Harrison jury: No liability for nursing home in wrongful death
lawsuit Matter pitted Mississippi, WV law firms against each
by Matt Harvey ASSISTANT MANAGING EDITOR
Aug 26, 2016
CLARKSBURG — A three-week wrongful death trial in Harrison
County ended Friday with the jury finding that Heartland nursing
home, its parent company and the nursing home’s administrator
The jury deliberated for about half a day before finishing its
work around 2:30 p.m.
Greg Haddad was the lawyer for nursing home parent company HCR
ManorCare Inc. He kept a poker face after viewing the verdict
form with other counsel and the court, and when returning to
counsel table to listen to Harrison County Deputy Clerk Tricia
Dobbins read the decision.
But that all changed afterward, as the attorneys for Bailey &
Glasser LLP of Charleston and Anspach Law of Charleston and
Huntington embraced with clients.
Mississippi law firm McHugh Fuller Law Group was on the other
side, alleging care at the home had led to an 87-year-old woman’s
death a few weeks after she left.
After the verdict, Ben Bailey, partner at Bailey & Glasser,
said he was “grateful for the jury’s hard work and thoughtful
consideration of everything we did.” The verdict also was “a
recognition of the good work that all the folks of Heartland of
Clarksburg and the Manor Care network do for their patients,”
Attorney Bob Anspach’s firm represented Heartland of Clarksburg,
the administrator and Heartland Employment Services. “So far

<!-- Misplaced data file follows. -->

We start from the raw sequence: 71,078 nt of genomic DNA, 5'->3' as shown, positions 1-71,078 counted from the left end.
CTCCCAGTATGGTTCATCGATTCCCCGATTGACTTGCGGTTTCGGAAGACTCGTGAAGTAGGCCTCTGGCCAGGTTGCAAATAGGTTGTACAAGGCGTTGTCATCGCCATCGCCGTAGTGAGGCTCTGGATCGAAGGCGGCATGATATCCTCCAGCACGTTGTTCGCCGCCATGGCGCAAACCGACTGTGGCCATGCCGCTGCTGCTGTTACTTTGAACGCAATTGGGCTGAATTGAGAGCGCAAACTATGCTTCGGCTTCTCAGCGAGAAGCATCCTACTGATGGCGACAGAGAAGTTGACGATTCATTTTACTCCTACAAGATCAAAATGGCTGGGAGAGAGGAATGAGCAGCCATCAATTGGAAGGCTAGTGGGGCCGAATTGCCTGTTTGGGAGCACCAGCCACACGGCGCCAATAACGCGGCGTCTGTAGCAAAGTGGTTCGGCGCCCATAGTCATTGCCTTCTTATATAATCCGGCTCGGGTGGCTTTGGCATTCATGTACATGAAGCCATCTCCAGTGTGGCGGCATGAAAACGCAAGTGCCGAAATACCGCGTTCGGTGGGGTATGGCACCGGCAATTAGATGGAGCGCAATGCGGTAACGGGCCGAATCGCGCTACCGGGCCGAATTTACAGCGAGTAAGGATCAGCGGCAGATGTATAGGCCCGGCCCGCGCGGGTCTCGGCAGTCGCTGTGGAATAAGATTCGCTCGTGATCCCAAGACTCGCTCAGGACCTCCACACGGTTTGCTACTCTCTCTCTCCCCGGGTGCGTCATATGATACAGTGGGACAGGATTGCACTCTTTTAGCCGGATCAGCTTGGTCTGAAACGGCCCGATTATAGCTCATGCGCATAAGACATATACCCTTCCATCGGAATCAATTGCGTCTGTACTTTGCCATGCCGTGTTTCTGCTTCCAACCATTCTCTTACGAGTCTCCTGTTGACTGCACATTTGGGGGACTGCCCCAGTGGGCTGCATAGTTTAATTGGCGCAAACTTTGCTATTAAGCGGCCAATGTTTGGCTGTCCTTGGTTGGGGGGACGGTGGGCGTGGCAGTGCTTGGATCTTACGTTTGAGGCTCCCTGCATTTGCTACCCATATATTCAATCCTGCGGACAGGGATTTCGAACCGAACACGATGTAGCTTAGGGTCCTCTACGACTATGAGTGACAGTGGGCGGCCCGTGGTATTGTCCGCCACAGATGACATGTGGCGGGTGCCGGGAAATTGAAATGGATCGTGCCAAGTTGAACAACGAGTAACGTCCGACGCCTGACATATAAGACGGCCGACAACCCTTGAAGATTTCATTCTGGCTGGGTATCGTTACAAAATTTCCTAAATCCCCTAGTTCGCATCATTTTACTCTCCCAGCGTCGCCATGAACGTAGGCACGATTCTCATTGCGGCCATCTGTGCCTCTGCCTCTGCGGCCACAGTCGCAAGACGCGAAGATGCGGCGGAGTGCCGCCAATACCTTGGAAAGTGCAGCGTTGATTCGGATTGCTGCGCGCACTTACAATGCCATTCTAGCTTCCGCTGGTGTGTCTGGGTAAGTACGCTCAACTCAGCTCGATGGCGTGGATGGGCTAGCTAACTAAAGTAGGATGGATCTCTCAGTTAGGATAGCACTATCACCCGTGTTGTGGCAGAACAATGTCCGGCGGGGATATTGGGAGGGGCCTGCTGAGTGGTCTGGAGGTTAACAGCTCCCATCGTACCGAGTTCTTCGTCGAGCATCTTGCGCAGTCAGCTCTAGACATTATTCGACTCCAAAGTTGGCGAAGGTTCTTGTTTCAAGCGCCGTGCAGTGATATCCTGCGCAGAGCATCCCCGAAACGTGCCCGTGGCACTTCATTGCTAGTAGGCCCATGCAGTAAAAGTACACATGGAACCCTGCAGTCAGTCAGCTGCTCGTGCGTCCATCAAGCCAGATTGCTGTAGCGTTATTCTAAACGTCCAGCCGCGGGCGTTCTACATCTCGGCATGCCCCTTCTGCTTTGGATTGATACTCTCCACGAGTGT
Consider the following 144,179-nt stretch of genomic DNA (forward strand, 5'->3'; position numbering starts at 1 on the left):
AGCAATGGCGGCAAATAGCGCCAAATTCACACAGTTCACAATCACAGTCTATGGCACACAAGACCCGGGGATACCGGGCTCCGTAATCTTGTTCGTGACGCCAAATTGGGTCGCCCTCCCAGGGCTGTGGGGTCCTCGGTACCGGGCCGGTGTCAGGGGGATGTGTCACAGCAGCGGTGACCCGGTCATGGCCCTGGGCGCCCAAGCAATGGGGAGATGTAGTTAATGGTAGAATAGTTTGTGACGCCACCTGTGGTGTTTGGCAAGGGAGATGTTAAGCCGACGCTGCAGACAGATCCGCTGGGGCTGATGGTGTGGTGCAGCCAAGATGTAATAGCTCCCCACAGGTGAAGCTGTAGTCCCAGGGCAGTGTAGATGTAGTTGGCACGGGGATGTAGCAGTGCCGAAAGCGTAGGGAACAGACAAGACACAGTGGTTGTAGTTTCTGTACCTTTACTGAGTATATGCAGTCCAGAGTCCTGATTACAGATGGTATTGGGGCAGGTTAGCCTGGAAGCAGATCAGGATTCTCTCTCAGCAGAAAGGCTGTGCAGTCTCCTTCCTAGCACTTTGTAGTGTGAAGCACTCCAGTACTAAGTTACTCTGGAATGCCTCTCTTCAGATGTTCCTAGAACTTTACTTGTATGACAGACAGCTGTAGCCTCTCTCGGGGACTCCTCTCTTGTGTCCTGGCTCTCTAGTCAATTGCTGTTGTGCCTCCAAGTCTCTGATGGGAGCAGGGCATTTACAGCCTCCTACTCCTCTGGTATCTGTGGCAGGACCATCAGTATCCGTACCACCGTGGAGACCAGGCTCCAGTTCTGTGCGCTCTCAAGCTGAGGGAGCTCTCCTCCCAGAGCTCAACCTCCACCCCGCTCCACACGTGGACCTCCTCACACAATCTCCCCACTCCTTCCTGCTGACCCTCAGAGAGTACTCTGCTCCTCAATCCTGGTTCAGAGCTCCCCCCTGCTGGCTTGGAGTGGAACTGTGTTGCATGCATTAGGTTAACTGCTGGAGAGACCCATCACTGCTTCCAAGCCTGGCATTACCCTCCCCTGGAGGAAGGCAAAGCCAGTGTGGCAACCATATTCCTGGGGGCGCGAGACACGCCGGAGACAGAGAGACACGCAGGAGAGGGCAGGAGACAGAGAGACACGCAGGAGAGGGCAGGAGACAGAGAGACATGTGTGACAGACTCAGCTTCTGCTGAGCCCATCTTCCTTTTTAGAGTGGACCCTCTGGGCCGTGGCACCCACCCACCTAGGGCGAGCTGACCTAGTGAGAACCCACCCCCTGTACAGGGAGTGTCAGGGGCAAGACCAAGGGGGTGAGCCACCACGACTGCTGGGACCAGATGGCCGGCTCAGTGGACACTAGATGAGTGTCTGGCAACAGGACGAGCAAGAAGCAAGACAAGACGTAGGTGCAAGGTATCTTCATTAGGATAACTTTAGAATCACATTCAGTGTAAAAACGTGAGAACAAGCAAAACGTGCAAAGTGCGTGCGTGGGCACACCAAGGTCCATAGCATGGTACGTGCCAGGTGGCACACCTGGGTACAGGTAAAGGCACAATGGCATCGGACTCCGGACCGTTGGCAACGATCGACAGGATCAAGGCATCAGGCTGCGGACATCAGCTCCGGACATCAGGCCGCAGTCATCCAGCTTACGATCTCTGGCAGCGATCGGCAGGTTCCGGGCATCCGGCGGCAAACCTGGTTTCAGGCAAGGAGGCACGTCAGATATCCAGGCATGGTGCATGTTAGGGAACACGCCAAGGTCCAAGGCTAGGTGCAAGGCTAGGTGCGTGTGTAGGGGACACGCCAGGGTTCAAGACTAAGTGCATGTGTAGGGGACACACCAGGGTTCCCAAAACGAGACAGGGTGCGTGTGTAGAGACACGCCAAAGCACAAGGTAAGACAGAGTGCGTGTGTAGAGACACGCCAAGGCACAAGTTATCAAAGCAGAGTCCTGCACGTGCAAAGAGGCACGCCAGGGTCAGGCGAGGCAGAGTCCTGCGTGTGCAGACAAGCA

as I’m concerned, this has always been a case about care provided
(to the resident), and the evidence proved that she and many others
like her got great care at our facility,” Anspach said.
Joining Haddad at counsel table were two other members of Bailey
and Glasser: Attorneys Becky Pomeroy and Kerrie Boyle. Anspach was
assisted by attorneys David Rich and Jarrod Jordan.
Lawyers Lance Reins and Amy Quezon of McHugh Fuller had tried to
prove that actions at Heartland had led to the octogenarian’s
death. But as Dobbins polled the jurors following the verdict, the
five men and two women each reinforced their verdict that no
liability attached to the defendants.
Harrison Chief Judge Thomas A. Bedell presided. In addition to
praising the jurors for the time they put into the case, he also
told them that, at least as far as he’s concerned, they’ve
fulfilled their civic duty as jurors for the next eight years. He
said that should they be selected at random for jury duty again
during that time, he would work to have them excused from service
should they so request.
In addition to being one of the longest-lasting trials in the
circuit, the case also saw a wholesale rearranging of the court: To
accommodate a phalanx of supporting personnel and technology, half
of the courtroom’s benches were temporarily removed. The last time
that happened was during the intensive Spelter smelter class action
lawsuit trial involving DuPont. Bedell, a 24-year veteran of the
bench, also presided in that case.
Special court reporters also were imported for the nursing home
trial, with Bedell’s longtime court reporter, Leslie Pruitt,
heading to another county during the trial to handle their